“So, I was looking into NFTs already,” she continues. “I was looking into zero-knowledge proofs, and I worked backward. I said, ‘Okay, let’s just assume that in whatever time horizon, crypto payments are going to be ubiquitous, whatever that means. What do we need to get there?’” Privacy seemed like the obvious answer. She explains that today’s levels of transparency are unsafe for users, as in Maguire’s hypothetical plane ticket-buying scenario, but also unsafe for nations. “Everything that you do on any kind of most known blockchains is fully transparent to the world,” she says. “If you use Ethereum or Bitcoin today, your wallet information is available to anyone in the world to see what exchanges you use, what items you have, what protocols or smart contracts you’ve ever interacted with.”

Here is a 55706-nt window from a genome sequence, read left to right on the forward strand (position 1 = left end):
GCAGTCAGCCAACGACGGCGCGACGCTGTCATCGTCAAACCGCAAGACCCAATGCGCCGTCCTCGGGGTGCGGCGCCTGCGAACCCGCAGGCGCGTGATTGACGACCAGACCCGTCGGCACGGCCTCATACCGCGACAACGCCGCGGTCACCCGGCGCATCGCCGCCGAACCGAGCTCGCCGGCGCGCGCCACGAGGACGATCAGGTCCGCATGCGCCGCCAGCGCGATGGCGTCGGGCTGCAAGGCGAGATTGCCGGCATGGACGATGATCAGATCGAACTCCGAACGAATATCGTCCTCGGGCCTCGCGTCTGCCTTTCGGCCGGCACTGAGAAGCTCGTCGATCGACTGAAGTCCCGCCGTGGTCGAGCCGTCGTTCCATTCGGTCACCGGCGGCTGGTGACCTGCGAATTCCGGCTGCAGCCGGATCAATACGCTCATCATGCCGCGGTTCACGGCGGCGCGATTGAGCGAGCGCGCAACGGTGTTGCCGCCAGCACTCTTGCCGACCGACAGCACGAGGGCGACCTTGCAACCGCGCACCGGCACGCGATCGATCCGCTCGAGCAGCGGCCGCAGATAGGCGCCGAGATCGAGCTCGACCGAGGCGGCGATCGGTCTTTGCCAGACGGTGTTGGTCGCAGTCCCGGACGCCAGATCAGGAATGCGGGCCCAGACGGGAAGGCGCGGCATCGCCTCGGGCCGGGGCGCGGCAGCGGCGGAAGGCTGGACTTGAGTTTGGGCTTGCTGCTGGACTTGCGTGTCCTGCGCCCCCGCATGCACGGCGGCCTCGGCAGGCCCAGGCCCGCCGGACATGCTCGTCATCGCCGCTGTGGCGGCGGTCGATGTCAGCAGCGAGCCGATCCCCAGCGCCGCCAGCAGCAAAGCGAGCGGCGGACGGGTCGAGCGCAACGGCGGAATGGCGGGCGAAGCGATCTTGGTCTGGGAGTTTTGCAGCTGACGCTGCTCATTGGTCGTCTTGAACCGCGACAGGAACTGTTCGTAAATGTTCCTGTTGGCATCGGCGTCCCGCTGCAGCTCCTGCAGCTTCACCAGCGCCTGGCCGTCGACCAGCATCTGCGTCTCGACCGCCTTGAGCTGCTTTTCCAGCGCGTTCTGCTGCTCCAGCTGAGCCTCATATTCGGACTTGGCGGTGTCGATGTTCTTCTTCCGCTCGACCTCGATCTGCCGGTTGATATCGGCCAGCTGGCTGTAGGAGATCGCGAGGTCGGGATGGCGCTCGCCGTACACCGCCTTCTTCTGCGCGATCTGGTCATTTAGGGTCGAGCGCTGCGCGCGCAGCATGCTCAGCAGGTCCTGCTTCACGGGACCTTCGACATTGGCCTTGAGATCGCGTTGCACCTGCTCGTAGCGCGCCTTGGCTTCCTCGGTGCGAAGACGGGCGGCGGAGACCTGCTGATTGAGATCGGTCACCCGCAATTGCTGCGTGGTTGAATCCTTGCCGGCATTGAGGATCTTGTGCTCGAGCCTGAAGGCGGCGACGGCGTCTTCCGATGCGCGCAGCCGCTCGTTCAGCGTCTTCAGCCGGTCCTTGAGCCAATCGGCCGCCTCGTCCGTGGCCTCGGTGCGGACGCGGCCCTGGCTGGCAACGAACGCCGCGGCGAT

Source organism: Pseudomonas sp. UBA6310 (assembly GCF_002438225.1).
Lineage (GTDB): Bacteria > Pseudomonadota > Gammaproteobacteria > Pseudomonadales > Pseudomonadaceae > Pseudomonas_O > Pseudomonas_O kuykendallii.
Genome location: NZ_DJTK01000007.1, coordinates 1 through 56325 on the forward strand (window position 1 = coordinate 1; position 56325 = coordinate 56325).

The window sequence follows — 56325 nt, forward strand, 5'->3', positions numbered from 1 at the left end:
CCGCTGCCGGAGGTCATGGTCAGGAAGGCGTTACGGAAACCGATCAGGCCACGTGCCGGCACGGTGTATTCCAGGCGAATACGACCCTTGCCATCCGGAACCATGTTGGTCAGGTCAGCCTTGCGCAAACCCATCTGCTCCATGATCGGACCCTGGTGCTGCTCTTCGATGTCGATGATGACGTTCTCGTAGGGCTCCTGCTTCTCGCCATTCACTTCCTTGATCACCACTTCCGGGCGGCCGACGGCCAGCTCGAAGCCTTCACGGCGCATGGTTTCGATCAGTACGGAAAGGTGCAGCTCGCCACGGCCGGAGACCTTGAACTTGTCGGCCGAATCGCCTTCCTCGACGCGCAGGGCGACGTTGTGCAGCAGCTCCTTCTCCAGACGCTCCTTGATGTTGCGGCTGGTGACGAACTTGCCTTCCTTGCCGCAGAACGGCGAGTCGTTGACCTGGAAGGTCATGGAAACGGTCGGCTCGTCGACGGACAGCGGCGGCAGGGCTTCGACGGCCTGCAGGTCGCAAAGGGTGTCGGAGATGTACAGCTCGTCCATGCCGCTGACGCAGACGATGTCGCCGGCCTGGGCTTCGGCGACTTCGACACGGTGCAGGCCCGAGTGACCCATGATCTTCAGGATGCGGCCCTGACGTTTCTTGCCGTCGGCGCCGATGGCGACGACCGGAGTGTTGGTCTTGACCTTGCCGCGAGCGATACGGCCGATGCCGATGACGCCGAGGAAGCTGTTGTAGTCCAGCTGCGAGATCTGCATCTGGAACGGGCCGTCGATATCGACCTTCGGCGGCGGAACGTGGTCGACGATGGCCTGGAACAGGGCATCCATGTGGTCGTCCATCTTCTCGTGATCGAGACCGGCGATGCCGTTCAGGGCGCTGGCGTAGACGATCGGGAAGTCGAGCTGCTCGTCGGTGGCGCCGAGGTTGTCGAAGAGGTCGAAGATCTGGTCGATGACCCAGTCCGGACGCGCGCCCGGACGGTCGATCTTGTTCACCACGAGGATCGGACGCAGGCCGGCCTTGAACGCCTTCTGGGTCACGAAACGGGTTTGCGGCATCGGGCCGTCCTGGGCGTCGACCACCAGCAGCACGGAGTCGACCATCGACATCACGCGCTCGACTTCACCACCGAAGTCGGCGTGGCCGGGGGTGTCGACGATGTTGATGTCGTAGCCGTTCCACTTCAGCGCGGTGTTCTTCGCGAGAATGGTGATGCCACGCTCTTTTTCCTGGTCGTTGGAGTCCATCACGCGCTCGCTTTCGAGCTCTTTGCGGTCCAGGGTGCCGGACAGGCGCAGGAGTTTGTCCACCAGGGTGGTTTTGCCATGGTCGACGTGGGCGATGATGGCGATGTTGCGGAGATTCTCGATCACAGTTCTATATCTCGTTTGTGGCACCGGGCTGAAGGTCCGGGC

By 2018, ZCash rolled out an open-source protocol called Sapling to try to solve for privacy with zero-knowledge proofs. All forms of currency, whether cash, credit or digital, face the challenge of making a transaction private enough so people feel free to use it in everyday life, while enabling regulators to ensure all transactions are legal. And this balance makes cryptocurrency innovation especially tricky. But this was Nadolinski’s passion, and, after raising funding in 2021 to start hiring a team, it would become her business model: users would move their cryptocurrencies to Iron Fish’s blockchain, which would cloak their assets by anonymizing and encrypting their data, and the miners who add to the blockchain would receive a fee paid in the Iron Fish token, $IRON. This incentivizes use of $IRON for everyone who wants to move their currency to the Iron Fish blockchain. The cryptocurrency community is still figuring out a balance between privacy and minimizing crime committed with cryptocurrency. A crypto wallet typically has a private key, which is analogous to a password, to allow the user to spend their funds, and a public key, to allow the user to request funds. Most privacy-preserving cryptocurrencies, including Iron Fish, also support view keys, in addition to private and public keys, at the wallet level. Initially, only the creator of the wallet has access to that wallet’s private, public and view key. The holder of a view key can see all associated transactions with that wallet, even in a fully private system. This allows regulated entities, like exchanges, to be compliant and provide audits. Nadolinski says her team is also working on adding controls on how a cryptocurrency can move in and out of the Iron Fish layer, a kind of monitoring capacity on the bridges between blockchains to limit hackers from taking advantage of the Iron Fish privacy platform. Nadolinski explains, “Crypto can’t go forward without privacy. But the future is going to be privacy-with-compliance. That’s what we are working on at Iron Fish.”